I look out and see our servicemen and women, and I also see the business community. And we all recognize the old expression that business follows the flag; that wherever there is stability, then the chances are that the business community is prepared to make investments. And when you make investments, you anticipate there will be some profits, and you will generate prosperity. And prosperity, in turn, will reinforce the stability. It's what I call a virtuous circle. And that's something that we are dedicated to -- we in the Department of Defense, this administration -- working with the private sector to try to create stability wherever we can, be it over in the Asia Pacific region, be it in the Middle East, or wherever.
There's also the grave new world, and that's where we can look to see old and indeed even new emerging types of threats, from ethnic hatreds, religious intolerance, ideological conflict, all coalescing in perhaps what Robert Kaplan in his new book, entitled "The Coming Anarchy." We have computer terrorism. We have chemical and biological weapons that can be used as terrorist devices. If you may recall, one of my crowning moments on television was to hold up a five-pound bag of sugar, and say, "Imagine that this is filled not with Domino's sugar but with Anthrax, and properly released, it could in fact destroy a city the size of Washington, D.C., and eliminate about 80 percent of its population, with a small five-pound bag." And there are tons of this available in many parts of the world.
So we have a brave new world and we have a grave new world, and what we need to do is to build and strengthen the partnerships with those countries, like Turkey, who are regionally strategic to the security of that entire Middle East area. You're fond of hearing real estate brokers talk about the three most important things in real estate: location, location, location.
Turkey is located at a crossroads, an important one that's on the front line of history. And you only have to go there, whether you go to Ankara, [or Incirlik Air Force Base] where we can see some of our troops performing Operation Northern Watch. Go over to Istanbul, and as I was saying at the table before, once you go to Istanbul, your chances of going back to Ankara are diminished. [Laughter.] What a beautiful, beautiful city.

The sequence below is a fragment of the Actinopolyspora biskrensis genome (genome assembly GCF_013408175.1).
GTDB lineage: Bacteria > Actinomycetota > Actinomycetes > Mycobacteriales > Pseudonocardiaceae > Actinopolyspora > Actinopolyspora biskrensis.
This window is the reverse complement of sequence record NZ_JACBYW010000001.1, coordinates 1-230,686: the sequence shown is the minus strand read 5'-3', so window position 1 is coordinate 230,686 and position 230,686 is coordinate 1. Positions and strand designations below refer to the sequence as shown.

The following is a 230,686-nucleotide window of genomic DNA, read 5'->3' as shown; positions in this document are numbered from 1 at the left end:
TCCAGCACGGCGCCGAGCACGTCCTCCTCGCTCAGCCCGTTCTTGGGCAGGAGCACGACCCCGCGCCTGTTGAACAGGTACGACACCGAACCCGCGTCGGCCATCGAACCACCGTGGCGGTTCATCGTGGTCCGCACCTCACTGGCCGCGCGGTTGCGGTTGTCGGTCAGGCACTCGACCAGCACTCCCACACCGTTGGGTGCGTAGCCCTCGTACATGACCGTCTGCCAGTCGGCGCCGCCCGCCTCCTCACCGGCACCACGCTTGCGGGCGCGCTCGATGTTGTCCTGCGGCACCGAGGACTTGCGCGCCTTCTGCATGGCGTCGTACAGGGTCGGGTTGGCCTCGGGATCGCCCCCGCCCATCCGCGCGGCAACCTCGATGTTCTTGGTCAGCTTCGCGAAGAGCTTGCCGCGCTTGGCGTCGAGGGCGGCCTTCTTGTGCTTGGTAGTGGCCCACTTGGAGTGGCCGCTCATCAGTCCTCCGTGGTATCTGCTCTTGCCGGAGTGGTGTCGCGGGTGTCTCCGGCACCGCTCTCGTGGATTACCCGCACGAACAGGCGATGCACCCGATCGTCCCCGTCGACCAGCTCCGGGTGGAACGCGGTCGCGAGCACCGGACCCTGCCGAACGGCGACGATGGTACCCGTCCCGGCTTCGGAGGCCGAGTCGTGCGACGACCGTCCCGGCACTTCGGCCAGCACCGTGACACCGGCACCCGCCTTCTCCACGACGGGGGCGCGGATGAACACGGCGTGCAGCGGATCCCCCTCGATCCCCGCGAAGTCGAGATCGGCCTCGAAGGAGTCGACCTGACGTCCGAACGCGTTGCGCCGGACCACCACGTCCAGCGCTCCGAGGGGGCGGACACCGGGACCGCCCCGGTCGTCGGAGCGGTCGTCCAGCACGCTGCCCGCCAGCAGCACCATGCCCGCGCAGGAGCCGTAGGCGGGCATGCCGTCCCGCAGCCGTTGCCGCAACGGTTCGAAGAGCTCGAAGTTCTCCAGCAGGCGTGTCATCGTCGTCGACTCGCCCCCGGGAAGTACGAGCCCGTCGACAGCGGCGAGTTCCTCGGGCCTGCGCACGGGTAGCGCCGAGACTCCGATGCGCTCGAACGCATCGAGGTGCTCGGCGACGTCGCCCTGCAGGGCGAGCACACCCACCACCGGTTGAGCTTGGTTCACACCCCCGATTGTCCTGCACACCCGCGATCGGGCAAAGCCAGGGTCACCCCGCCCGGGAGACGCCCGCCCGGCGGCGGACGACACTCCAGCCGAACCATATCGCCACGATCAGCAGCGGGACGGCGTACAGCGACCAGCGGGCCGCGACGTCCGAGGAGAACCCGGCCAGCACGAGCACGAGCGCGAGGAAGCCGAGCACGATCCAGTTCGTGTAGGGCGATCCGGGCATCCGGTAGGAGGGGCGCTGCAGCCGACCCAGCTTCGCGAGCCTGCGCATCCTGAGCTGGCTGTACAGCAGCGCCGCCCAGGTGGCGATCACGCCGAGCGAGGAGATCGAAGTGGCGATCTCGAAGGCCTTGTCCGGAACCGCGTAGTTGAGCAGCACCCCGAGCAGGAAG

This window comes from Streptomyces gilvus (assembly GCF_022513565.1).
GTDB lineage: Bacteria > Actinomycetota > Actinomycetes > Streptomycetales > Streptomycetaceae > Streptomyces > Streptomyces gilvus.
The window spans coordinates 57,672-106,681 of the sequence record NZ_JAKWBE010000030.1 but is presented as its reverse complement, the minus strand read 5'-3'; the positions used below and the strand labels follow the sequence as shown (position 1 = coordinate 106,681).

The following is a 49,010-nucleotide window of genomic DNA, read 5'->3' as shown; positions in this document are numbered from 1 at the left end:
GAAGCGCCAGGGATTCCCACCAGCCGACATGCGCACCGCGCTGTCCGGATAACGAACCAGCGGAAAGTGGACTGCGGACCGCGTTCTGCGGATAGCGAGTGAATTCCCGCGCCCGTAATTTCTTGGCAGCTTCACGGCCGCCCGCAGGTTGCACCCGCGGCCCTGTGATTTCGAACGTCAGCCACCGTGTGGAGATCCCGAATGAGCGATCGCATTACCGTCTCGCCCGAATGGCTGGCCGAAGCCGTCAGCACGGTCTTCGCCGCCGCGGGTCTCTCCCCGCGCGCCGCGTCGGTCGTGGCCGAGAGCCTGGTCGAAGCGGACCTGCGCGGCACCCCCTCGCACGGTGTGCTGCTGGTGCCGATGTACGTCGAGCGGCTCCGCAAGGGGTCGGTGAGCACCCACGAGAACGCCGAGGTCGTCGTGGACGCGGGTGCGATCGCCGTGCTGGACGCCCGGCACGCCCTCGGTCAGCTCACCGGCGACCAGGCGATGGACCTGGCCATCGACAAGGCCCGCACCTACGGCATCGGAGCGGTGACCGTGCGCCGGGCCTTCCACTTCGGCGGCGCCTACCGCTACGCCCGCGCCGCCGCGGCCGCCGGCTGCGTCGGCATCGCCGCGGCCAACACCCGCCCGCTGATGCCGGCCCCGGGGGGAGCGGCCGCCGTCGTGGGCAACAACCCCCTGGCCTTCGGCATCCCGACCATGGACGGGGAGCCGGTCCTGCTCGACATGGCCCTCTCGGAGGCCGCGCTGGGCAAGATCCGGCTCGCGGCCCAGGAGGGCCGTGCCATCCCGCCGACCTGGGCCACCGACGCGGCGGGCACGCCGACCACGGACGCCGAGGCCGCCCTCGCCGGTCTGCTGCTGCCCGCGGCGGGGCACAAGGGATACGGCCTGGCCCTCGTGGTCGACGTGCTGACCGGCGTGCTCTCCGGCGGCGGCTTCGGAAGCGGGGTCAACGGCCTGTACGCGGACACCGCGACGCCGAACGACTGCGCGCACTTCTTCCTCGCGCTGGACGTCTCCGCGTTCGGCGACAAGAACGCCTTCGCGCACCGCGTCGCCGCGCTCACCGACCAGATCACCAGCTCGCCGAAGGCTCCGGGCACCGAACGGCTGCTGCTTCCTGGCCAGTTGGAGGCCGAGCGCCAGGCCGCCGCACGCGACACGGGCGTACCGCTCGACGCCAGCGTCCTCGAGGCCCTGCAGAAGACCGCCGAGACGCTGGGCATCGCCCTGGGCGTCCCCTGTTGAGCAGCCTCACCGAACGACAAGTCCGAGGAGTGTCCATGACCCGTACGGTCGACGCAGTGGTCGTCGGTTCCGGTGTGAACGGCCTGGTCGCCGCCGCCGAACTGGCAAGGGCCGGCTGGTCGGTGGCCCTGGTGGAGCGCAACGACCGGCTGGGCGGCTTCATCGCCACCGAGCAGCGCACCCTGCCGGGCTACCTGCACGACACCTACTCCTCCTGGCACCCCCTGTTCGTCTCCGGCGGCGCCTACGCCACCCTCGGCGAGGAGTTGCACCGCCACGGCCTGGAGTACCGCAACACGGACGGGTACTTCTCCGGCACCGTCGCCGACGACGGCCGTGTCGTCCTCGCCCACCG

Turkey is that vital link in terms of blending Russia and Central Asia and the Caucasus and bridging the gap between the Western world and the Islamic world. No other country sits in this position to be able to achieve that great result.
Think about Tbilisi [Georgia]. I was there not too long ago, last year, when I was visiting President Shevardnadze, and saw the kind of challenges that he and his country face, and how much he is dependent upon Turkey exercising a security role and a security relationship. Again, it brings to mind the important role that Turkey will continue to play in the future.
Shortly, I'll be leaving to go off to a 12-day, 10-country tour over in the Middle East. And there, again, we see perhaps the classic example of both the promise and the peril that we all face. There is so much promise in the dynamism that's coming back to the Middle East countries, and yet they live in a neighborhood in which the terror is equally tangible and palpable.
This brings me, of course, to talk about Iran and Iraq. Much of the future security of that region will depend upon what kind of actions they undertake. With respect to Iraq, once again, let me thank Turkey for the important role that it plays in helping us to contain Saddam Hussein through Operation Northern Watch. We have to look at Saddam Hussein as continuing to be a threat to the neighborhood and also an oppressor to his people, and that will remain as long as he is in power.